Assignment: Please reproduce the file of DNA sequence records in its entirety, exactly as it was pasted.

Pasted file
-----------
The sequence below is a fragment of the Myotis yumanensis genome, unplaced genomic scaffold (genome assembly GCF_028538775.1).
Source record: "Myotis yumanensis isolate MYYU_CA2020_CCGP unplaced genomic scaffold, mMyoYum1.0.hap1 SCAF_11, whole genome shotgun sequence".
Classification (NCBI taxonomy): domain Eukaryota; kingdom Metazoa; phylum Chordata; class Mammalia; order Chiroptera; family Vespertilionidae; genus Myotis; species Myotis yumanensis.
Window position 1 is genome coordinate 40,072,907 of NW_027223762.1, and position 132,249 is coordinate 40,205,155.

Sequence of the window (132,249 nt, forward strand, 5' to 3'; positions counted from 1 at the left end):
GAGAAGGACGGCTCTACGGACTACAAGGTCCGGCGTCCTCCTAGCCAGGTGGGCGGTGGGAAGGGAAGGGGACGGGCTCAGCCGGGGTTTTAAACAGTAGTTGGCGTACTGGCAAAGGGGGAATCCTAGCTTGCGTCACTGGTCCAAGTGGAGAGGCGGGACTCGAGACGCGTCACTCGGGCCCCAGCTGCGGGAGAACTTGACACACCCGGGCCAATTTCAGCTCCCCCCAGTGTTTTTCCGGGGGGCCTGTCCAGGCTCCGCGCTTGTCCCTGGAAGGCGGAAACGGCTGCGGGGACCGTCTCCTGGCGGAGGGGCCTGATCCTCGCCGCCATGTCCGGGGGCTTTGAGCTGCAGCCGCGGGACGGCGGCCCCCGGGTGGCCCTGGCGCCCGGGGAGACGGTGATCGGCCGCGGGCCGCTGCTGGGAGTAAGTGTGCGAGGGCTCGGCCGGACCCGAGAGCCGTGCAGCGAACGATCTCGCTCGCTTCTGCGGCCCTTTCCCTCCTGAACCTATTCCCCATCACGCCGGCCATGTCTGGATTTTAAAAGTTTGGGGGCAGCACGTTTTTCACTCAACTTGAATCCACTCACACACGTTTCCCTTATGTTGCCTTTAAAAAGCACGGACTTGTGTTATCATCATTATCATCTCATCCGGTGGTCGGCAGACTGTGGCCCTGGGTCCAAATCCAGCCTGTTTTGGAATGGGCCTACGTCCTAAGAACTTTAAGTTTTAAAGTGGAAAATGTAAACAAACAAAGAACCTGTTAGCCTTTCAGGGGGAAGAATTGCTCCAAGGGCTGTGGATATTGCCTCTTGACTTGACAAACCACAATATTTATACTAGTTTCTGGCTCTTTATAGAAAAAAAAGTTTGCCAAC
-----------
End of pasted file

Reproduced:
The sequence below is a fragment of the Myotis yumanensis genome, unplaced genomic scaffold (genome assembly GCF_028538775.1).
Source record: "Myotis yumanensis isolate MYYU_CA2020_CCGP unplaced genomic scaffold, mMyoYum1.0.hap1 SCAF_11, whole genome shotgun sequence".
Classification (NCBI taxonomy): domain Eukaryota; kingdom Metazoa; phylum Chordata; class Mammalia; order Chiroptera; family Vespertilionidae; genus Myotis; species Myotis yumanensis.
Window position 1 is genome coordinate 40,072,907 of NW_027223762.1, and position 132,249 is coordinate 40,205,155.

Sequence of the window (132,249 nt, forward strand, 5' to 3'; positions counted from 1 at the left end):
GAGAAGGACGGCTCTACGGACTACAAGGTCCGGCGTCCTCCTAGCCAGGTGGGCGGTGGGAAGGGAAGGGGACGGGCTCAGCCGGGGTTTTAAACAGTAGTTGGCGTACTGGCAAAGGGGGAATCCTAGCTTGCGTCACTGGTCCAAGTGGAGAGGCGGGACTCGAGACGCGTCACTCGGGCCCCAGCTGCGGGAGAACTTGACACACCCGGGCCAATTTCAGCTCCCCCCAGTGTTTTTCCGGGGGGCCTGTCCAGGCTCCGCGCTTGTCCCTGGAAGGCGGAAACGGCTGCGGGGACCGTCTCCTGGCGGAGGGGCCTGATCCTCGCCGCCATGTCCGGGGGCTTTGAGCTGCAGCCGCGGGACGGCGGCCCCCGGGTGGCCCTGGCGCCCGGGGAGACGGTGATCGGCCGCGGGCCGCTGCTGGGAGTAAGTGTGCGAGGGCTCGGCCGGACCCGAGAGCCGTGCAGCGAACGATCTCGCTCGCTTCTGCGGCCCTTTCCCTCCTGAACCTATTCCCCATCACGCCGGCCATGTCTGGATTTTAAAAGTTTGGGGGCAGCACGTTTTTCACTCAACTTGAATCCACTCACACACGTTTCCCTTATGTTGCCTTTAAAAAGCACGGACTTGTGTTATCATCATTATCATCTCATCCGGTGGTCGGCAGACTGTGGCCCTGGGTCCAAATCCAGCCTGTTTTGGAATGGGCCTACGTCCTAAGAACTTTAAGTTTTAAAGTGGAAAATGTAAACAAACAAAGAACCTGTTAGCCTTTCAGGGGGAAGAATTGCTCCAAGGGCTGTGGATATTGCCTCTTGACTTGACAAACCACAATATTTATACTAGTTTCTGGCTCTTTATAGAAAAAAAAGTTTGCCAAC